MAKING A FAST-BREAK OUT OF THE PIT: R. Wayne Hardie emails there’s “a situation that I and many other fans who regularly attend functions at the Pit do not understand.”
It’s about the sidewalk that runs along the west side of the building to César Chávez.
R. Wayne says “the problem is that there is a fence blocking the sidewalk, forcing the pedestrians to go into the street. The crosswalk on César Chávez leads to Bradbury Drive, which is where several of the parking lots are located. Before and after a Lobo basketball game there are tons of people using this sidewalk, coming from or going to this crosswalk, and it is a miracle that nobody has been hit by a vehicle.
“Maybe there is a reason for this fence, but none of us can figure out why it is there.”
Ironically, to keep pedestrians safe.
Scott Dotson, the University of New Mexico’s associate athletic director for facilities, says as part of the $60 million Pit rebuild crews installed handicapped-accessible ramps and rails for fans. This particular rail also prevents pedestrians from stepping off a sharp curb in their hurry to make tip-off or beat the crowd home.
Dotson says folks who are choosing to take three steps west to go into the road should be taking three steps east to follow the rail down the handicapped ramp to the crosswalk.
ANNUAL RENEWALS A SLAM TO ELDERLY: That from Charles Lacy, who says “it’s unfair to make seniors go every year” in person to renew their licenses when other drivers can get an eight-year license in person, then renew for another eight years online.
He says his eyesight and health are fine, and he’s moving back to Oklahoma, so the inequity won’t affect him, but it’s a “slam on the older people” to require in-person renewals every year after age 75.
The Motor Vehicle Division has said the requirement helps older drivers make the difficult decision on whether they should continue to get behind the wheel.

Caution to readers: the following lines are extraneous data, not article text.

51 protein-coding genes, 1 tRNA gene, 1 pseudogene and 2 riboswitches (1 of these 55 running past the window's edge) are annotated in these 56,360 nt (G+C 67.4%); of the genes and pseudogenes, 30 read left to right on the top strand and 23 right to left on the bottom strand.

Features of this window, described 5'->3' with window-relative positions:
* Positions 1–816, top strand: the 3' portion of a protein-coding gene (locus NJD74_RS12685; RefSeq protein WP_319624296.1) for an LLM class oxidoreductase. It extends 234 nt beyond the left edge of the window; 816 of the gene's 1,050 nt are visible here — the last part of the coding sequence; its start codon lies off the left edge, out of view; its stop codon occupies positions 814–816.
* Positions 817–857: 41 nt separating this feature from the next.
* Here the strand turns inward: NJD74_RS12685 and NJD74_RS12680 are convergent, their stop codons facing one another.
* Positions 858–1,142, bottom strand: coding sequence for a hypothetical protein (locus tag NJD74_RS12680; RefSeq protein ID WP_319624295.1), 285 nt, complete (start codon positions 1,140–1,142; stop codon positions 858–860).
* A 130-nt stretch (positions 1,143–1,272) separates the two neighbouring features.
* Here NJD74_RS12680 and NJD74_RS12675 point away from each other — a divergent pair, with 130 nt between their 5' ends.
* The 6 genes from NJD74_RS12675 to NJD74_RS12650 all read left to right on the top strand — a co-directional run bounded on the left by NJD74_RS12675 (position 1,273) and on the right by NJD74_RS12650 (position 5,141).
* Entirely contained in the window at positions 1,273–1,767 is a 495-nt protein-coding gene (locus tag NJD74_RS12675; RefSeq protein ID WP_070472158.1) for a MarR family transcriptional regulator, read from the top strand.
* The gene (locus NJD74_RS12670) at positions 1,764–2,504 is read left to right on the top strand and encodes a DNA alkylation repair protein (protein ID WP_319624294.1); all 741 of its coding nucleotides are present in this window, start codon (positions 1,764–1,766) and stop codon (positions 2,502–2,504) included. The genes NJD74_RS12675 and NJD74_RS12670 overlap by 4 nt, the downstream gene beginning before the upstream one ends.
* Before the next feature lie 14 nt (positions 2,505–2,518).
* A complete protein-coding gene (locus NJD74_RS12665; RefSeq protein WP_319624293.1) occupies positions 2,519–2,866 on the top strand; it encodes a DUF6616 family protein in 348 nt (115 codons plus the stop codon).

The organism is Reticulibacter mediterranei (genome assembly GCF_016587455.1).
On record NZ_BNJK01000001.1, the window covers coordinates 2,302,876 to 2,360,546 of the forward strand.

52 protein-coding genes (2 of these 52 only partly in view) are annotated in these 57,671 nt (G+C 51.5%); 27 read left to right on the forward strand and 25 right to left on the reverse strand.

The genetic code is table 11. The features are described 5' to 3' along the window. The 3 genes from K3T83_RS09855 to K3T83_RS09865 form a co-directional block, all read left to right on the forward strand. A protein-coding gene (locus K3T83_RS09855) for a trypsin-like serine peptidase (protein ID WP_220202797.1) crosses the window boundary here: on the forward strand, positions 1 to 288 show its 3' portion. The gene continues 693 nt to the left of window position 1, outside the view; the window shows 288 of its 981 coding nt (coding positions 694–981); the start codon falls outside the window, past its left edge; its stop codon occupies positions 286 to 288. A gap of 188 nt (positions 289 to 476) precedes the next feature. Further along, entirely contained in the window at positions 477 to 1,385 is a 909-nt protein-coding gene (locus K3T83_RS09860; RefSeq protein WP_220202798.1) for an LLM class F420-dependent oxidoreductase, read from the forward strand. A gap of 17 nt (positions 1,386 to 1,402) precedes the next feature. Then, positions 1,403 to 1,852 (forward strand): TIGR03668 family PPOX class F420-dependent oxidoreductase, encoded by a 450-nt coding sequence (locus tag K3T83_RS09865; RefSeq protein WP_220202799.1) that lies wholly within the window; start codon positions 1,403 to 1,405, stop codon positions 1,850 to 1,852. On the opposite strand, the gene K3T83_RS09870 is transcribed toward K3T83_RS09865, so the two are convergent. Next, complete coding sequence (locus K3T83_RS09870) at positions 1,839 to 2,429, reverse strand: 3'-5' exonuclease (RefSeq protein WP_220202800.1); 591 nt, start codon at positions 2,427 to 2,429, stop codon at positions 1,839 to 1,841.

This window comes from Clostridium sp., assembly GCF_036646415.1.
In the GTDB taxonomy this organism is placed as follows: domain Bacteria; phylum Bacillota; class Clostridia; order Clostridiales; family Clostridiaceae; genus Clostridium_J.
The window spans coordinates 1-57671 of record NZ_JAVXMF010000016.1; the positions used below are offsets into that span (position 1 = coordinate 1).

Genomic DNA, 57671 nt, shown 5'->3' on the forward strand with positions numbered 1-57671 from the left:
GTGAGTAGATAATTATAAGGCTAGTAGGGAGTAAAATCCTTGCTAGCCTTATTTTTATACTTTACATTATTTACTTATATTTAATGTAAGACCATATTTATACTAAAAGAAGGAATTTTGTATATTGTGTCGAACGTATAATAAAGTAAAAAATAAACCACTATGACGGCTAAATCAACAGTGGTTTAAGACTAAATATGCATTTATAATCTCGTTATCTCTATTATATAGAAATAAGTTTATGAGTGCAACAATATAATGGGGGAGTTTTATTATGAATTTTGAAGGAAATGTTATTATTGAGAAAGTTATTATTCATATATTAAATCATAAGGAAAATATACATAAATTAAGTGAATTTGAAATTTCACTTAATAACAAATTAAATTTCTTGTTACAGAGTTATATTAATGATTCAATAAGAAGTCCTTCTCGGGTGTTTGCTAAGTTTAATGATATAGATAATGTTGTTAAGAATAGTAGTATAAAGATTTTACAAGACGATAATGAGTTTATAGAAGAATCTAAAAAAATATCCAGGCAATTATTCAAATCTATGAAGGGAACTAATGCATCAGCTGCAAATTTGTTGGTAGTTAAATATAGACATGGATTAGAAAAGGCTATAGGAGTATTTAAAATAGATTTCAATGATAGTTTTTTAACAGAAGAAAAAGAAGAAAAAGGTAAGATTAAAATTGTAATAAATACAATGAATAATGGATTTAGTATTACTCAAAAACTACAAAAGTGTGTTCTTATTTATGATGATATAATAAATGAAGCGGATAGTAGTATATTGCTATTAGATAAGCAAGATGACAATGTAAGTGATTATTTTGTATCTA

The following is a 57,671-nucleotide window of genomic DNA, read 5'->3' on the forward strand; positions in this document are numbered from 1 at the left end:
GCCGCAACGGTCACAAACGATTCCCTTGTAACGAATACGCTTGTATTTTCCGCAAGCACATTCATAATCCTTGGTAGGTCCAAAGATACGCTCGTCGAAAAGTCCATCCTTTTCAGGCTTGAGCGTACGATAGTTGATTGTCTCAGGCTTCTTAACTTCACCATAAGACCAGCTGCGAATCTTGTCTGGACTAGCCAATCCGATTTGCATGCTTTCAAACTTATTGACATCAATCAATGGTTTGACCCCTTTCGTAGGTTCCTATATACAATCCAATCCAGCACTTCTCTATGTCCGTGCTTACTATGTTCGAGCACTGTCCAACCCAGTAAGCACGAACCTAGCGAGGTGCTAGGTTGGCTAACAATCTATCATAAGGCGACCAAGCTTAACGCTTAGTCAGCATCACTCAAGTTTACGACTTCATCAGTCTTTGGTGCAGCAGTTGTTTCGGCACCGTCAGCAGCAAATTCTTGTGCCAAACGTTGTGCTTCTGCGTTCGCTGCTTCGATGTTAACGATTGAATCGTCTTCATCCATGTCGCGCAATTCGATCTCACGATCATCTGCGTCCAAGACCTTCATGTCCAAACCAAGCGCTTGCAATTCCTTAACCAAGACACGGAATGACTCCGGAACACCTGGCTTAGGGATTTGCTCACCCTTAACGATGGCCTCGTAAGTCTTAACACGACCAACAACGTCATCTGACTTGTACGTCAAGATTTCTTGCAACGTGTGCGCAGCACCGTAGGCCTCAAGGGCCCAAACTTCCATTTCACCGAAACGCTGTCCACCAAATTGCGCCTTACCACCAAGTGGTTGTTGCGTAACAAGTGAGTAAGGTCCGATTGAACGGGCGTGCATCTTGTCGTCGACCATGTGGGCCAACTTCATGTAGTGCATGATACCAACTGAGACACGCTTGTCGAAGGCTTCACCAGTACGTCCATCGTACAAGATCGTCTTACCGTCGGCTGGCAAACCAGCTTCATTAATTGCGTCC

NO DRIVER TEXTING IS OK: After a reader complained about drivers who text at red lights and fail to look up and see the green, backing up drivers, Eileen Ross emails “shame on you for appearing to excuse texting drivers as long as they’re at a red light. Not only is it illegal to operate a vehicle while texting, it appears an excuse is in order if one is driving while only a ‘little’ drunk since it’s also not as flagrant a violation. Not only does texting at a red light hinder the progress of traffic and cause an obstruction, it sends a message to young drivers of the future that it’s okay. You missed the boat on this one.”
Point taken. Texting while idling is dangerous as well — it means you aren’t paying attention to your surroundings. But the original reader claimed texting at red signals is WORSE than texting while driving. Comparing a delay to a potential accident with injuries is a non-starter.
Eileen concedes that “perhaps a momentary hesitation before proceeding into an intersection is prudent and would avoid the T-bone accident caused by a red-light runner. Impatient drivers will just have to learn to live with the cautious drivers and chill out. The texters don’t fall into the cautious category, however, and place innocents at risk with their inattention.”
Assistant editorial page editor D’Val Westphal tackles commuter issues for the Metro area on Mondays and West Siders and Rio Ranchoans on Thursdays. Reach her at 823-3858; firstname.lastname@example.org; P.O. Drawer J, Albuquerque, N.M. 87103; or go to ABQjournal.com/traffic to read previous columns and join in the conversation.
— This article appeared on page A4 of the Albuquerque Journal